Exploring the signature dishes at Michelin-starred restaurant, Zi Yat Heen inside the Four Seasons Hotel Macao
Housed inside the Four Seasons Hotel Macao, you’d expect nothing but the epitome of quality from this award-winning Cantonese restaurant – and you’d be right. Zi Yat Heen is decorated with accolades from the Michelin Guide and Black Pearl Restaurant Guide. Chef Cheung Chi Choi, affectionately known as Chef Charles, has almost 40 years’ experience in the kitchen and it shows. From the selection of ingredients to the execution of the cuisine, the flavours are balanced and in harmony and perfectly presented to match the restaurant and its clientele.
Apart from his duties at the restaurant, Chef Charles also manages the Chinese banquet operations at the hotel. From the age of 17, he honed his culinary skills in some of the leading restaurants in Hong Kong, where his passion for fine food grew into an obsession when he took up a key role with East Ocean Gourmet Group, a well-established culinary institution in Hong Kong. Chef Charles credits mentor – a master of Cantonese cuisine, Chef Chung Kam. Under his tutelage, Chef Charles developed a further appreciation for the history and heritage of Cantonese cuisine, which in its finest form provides diners with a journey of the taste buds with every bite.
During our meal we were treated to the restaurant’s signature menu that starts with a beautiful appetiser platter comprised of red jellyfish, scallops, barbecued suckling pig and barbecued pork. The highlights were the Crispy Scallop with Fresh Pear and the Barbecued Suckling pig was a bite-sized square of crunchy cut of pigskin resting atop thin Chinese bread – or bao – along with a dash of hoisin sauce. This was precisely what suckling pig should taste like, and even though it was just a morsel, it served as a perfect illustration of the high standards that this restaurant is famed for.
In Chinese medicine, the mallard duck is regarded as particularly beneficial during spring and summer for replenishing “yin” energy and ridding the body of dampness. The second course on the menu is Double-Boiled Mallard Duck Soup, Morel Mushroom, Conpoy, where the morel was an interesting replacement for Chinese mushrooms as it provided a more delicate umami flavour to the soup and a light crunch that matched the soft texture of the meat.
Next up was the Braised Lobster Fillet and Bean Curd with Minced Pork in chilli sauce. Chef Charles says this is one of his favourite dishes that is an innovation of a classic recipe. The firm lobster meat made an excellent addition to the dish known as Ma Po Tofu, with the bite-sized pieces of seafood helping to break up the underlying spicy sauce. Chef Charles’ version is a perfect balance of spice and aroma, where the heat abates just in time for the flavours to end on the palate.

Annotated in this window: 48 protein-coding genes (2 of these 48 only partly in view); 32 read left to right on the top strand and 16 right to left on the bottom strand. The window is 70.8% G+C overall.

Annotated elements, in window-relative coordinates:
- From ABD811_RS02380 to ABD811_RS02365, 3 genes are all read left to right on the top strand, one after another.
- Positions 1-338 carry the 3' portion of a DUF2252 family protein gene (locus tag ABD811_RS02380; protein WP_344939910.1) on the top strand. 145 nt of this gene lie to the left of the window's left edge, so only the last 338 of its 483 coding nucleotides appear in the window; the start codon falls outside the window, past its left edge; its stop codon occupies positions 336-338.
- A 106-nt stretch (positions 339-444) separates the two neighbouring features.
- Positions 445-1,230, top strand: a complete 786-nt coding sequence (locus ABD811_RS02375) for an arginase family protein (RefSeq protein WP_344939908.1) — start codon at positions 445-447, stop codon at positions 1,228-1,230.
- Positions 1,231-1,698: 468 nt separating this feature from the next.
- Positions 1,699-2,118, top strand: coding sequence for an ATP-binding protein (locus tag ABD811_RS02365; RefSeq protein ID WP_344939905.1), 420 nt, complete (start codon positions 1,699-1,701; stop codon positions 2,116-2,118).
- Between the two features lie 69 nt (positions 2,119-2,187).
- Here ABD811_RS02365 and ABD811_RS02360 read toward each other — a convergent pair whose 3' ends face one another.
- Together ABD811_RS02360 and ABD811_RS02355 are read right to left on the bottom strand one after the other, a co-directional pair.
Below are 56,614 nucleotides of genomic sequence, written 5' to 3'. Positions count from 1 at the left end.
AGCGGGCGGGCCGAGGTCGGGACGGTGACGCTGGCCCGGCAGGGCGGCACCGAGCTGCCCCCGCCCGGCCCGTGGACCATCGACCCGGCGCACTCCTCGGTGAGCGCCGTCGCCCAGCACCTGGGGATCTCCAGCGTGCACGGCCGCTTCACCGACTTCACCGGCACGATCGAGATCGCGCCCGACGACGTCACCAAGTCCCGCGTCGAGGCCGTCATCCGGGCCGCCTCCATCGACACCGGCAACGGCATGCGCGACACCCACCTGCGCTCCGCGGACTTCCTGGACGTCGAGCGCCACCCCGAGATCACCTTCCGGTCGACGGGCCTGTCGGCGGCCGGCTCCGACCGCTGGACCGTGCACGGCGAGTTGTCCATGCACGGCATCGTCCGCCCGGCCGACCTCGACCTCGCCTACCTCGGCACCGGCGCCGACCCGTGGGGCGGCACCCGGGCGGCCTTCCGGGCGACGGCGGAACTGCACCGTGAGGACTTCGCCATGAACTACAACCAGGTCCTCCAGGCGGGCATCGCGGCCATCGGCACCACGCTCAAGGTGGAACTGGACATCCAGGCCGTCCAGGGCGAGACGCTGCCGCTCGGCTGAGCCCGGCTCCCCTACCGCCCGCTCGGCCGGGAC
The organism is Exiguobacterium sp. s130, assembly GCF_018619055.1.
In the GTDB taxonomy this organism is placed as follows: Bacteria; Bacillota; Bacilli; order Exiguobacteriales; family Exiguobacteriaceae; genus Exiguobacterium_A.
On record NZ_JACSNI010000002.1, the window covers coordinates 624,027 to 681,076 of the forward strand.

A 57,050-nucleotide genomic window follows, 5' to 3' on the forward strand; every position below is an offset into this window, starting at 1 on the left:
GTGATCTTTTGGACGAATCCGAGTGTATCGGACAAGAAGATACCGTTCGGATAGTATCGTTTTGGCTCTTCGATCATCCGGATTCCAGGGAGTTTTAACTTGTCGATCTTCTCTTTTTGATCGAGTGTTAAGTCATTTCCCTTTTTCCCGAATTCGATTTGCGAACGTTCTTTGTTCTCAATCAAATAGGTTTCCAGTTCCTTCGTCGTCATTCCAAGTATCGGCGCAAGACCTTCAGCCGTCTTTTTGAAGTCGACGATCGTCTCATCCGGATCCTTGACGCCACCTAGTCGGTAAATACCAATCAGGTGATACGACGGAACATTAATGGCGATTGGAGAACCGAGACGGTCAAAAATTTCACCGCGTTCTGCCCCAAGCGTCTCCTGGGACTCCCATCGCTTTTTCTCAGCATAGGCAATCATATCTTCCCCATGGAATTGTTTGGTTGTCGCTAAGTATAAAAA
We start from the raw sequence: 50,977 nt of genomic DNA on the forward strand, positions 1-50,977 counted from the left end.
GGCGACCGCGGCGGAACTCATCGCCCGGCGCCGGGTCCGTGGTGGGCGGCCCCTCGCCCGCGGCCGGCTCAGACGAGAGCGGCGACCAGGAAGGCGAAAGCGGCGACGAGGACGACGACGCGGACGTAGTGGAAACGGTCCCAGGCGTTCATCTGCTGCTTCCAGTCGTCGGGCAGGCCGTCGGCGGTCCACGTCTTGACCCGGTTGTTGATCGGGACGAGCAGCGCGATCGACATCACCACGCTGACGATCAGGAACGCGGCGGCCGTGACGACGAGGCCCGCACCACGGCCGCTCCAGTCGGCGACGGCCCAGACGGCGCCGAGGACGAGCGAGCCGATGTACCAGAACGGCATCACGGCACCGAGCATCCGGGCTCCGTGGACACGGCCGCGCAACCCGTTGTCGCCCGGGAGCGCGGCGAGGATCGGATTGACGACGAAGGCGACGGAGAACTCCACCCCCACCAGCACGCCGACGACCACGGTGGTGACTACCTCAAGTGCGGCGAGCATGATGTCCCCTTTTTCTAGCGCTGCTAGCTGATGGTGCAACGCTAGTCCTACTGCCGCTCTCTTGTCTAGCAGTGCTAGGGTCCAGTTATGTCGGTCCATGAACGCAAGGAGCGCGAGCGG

The most luxurious menu item is the Crispy Sea Cucumber stuffed with Minced Shrimp in Abalone Sauce. As the name suggests, the sea cucumber is stuffed with shrimp paste and then deep fried until in a crispy batter. It’s a testament to the culinary skills of Chef Charles to be able to stuff minced prawns into such a fickle ingredient as sea cucumber and to deep-fry it without compromising any of the succulent texture of the seafood. This is the work of a master-level chef.
Vegetable dishes are usually an afterthought on such decadent menus but not at this Michelin-starred institution. The Bamboo Piths stuffed with Goji Berry Leaves and Japanese Tomato in Fish Broth is one of the best dishes on the menu, and the magic is in the soup. Thick and milky in consistency, it’s hard to believe it’s only made of fish and water. Chef Charles said the secret to the dish involves using a large quantity of ocean fish such as grouper to make this superior broth.
Even a simple Fried Rice with Lobster and Seafood is exceptional at Zi Yat Heen. Every grain is coated with fragrant egg wash accompanied with fresh seafood.
Ending things on a sweet note, we were served Double-Boiled Bird’s Nest with Taro, Egg White Milk Custard and Gold Leaf. You might think you could not fit in another bite at this point of the menu, but we simply could not resist such a deliciously silky and fragrant dessert. The starchy taro was perfectly balanced by the egg white and strands of bird’s nest, which added to the opulence of this dessert.
We could not find a thing to criticise the signature menu at Zi Yat Heen, except only that it might be too many good things to have in one sitting. But what better reason to return to Zi Yat Heen?